Okay, maybe that last count is a slight exaggeration. But even during the quiet moments, ER has a cast list like a revolving door at a temp agency. People come and go at a frenetic pace often difficult to tabulate, with characters often appearing as reoccurring guest stars before graduating to full-time status, then leaving just as suddenly. In addition to three main cast members leaving the show, six new faces join and/or return to the permanent ranks, including Dr. Luka Kovac (Goran Visnjic), Abby Lockhart (Maura Tierney), Dr. Jing-Mei "Deb" Chen (Ming-Na), Dr. Cleo Finch (Michael Michele), Dr. Dave Malucci (Erik Palladino), and Dr. Robert Romano (Paul McCrane) who graduates to full-time credit status. Departures this season include PA Jeanie Boulet (Gloria Reuben) who retires to raise her newly-adopted baby, Lucy Knight (Kellie Martin), whose departure I shall not spoil here, and Carol Hathaway (Julianna Margulies), who reunites with the father of her children, Dr. Doug Ross (George Clooney in a surprise cameo). Whew. ER: The Complete Sixth Season really should have come with a hand counter and clipboard.
Though many actors and actresses have launched their star careers from working the corridors of Chicago's craziest emergency room, the show deliberately avoids focusing on a single standout individual. This is an ensemble cast in the truest sense of the word, with characters wandering in and out of scene, often not even appearing in episodes altogether. The more primary and high-ranking cast members get their fair share of back story, but the documentary-style cameras take their turns examining each and every cast member in turn, rooting deep into their personal lives. ER: The Complete Sixth Season has its share of plot arcs like the decline of Greene's father, romance between Benton and Finch, the return of Deb, and departure of Carol, but nothing personifies ER's willingness to push itself into new and exciting areas of television more than the granddaddy of all ER events: the dramatic attack on Carter and Knight that leaves Carter sliding into self-remorse and drug use. As the only longstanding member of the cast remaining (to this day), his decline is a traumatic and unsettling thing.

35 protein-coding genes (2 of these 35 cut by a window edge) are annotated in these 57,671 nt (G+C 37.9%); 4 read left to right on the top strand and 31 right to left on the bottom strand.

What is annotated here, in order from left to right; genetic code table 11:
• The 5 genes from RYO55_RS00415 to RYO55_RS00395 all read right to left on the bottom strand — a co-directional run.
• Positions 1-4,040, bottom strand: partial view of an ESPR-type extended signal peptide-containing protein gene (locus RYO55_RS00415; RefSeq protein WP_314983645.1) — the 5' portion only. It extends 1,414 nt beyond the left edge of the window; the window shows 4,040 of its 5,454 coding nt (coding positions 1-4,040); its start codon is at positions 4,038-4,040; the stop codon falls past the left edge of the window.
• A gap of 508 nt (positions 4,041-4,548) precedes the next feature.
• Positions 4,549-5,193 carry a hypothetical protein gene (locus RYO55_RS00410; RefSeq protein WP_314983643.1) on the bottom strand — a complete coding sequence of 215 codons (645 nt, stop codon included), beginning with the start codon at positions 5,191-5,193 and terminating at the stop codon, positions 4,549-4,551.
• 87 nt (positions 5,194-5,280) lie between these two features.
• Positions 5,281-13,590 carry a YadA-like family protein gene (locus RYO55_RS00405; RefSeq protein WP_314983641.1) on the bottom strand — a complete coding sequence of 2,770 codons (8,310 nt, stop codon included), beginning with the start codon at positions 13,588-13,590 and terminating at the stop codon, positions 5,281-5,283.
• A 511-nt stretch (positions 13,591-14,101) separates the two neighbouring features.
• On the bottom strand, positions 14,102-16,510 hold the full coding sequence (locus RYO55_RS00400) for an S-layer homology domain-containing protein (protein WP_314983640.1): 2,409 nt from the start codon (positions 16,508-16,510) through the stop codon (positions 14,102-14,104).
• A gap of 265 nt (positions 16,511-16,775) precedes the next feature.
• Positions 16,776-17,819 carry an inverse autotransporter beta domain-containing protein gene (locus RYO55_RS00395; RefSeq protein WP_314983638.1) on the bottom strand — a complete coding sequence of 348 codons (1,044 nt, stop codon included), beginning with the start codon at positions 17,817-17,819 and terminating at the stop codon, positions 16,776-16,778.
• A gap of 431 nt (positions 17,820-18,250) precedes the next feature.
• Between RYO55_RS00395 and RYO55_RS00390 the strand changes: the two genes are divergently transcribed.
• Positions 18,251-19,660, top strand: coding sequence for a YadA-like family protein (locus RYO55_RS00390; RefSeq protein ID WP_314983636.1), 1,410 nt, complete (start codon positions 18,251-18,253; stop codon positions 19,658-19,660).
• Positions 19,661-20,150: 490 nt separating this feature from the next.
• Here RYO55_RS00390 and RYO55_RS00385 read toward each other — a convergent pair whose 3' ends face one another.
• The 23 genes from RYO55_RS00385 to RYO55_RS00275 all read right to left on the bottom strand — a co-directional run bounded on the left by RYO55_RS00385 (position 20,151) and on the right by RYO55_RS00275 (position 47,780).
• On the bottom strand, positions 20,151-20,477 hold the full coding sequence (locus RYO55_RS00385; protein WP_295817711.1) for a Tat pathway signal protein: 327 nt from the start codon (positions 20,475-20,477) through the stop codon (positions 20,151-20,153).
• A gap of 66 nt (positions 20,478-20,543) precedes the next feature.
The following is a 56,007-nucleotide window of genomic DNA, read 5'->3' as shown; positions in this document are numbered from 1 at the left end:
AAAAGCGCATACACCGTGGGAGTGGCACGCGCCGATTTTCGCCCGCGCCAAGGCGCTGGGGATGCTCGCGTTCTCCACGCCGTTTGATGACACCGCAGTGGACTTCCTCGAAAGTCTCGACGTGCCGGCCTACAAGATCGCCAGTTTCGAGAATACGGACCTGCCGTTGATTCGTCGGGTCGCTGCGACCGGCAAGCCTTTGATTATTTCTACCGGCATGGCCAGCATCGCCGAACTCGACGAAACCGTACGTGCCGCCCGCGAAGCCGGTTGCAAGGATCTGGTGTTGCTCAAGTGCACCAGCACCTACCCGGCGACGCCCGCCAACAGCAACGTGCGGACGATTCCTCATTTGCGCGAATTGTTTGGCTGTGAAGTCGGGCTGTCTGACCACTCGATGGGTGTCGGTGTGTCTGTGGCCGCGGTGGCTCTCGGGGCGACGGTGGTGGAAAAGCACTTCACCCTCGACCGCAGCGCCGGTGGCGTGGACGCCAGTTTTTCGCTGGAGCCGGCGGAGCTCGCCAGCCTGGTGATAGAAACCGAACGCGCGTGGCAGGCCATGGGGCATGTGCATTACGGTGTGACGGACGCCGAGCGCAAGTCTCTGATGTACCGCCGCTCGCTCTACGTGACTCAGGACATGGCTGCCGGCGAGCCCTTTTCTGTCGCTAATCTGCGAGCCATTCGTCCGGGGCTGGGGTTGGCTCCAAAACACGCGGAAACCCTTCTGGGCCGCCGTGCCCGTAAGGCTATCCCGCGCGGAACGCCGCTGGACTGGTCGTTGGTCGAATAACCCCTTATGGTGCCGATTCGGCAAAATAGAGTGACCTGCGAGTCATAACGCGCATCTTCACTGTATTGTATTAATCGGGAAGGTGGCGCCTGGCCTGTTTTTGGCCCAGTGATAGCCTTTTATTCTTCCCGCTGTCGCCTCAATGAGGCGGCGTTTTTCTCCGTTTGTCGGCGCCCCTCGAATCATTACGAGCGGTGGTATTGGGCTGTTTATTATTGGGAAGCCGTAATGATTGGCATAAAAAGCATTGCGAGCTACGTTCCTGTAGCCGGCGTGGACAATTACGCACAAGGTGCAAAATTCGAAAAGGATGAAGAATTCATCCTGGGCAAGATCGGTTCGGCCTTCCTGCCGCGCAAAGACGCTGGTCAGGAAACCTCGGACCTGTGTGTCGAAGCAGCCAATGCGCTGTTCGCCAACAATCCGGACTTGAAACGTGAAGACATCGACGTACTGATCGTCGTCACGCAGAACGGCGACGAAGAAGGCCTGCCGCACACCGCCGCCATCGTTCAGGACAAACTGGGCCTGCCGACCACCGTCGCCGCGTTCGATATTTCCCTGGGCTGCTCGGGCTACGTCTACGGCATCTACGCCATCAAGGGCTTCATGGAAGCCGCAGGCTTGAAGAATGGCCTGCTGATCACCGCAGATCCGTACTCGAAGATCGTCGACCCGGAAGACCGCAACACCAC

The cinematography stays true to form with impressively long single-camera takes wandering from ER room to ER room, often lasting minutes in length. With hundreds of backdrops, extras, and minor characters, the proficiency and skill of choreography is like a visual ballet of medical trauma. You may not understand a single word of medical jargon being shouted by the doctors or the procedures unfolding in graphic detail on-screen, but the sheer poetry of motion and chaos is traumatic and beautiful at the same time.
With strong storytelling and an almost unnatural attention to authenticity and detail, ER rewards the longtime viewer with nuances and subtlety of a seasoned, well-developed show. Insignificant patients who wander in and out of the show often come back a dozen episodes later, with dramatic effect. Characters departed from the show still exist in the continuity and minds of the cast; the departures of a few cast members this season have profound effect on the hearts and minds of the characters, and Hathaway's unrequited feelings for Ross (George Clooney's character) manifest in her own departure in a well-executed surprise cameo from everyone's favorite handsome doctor.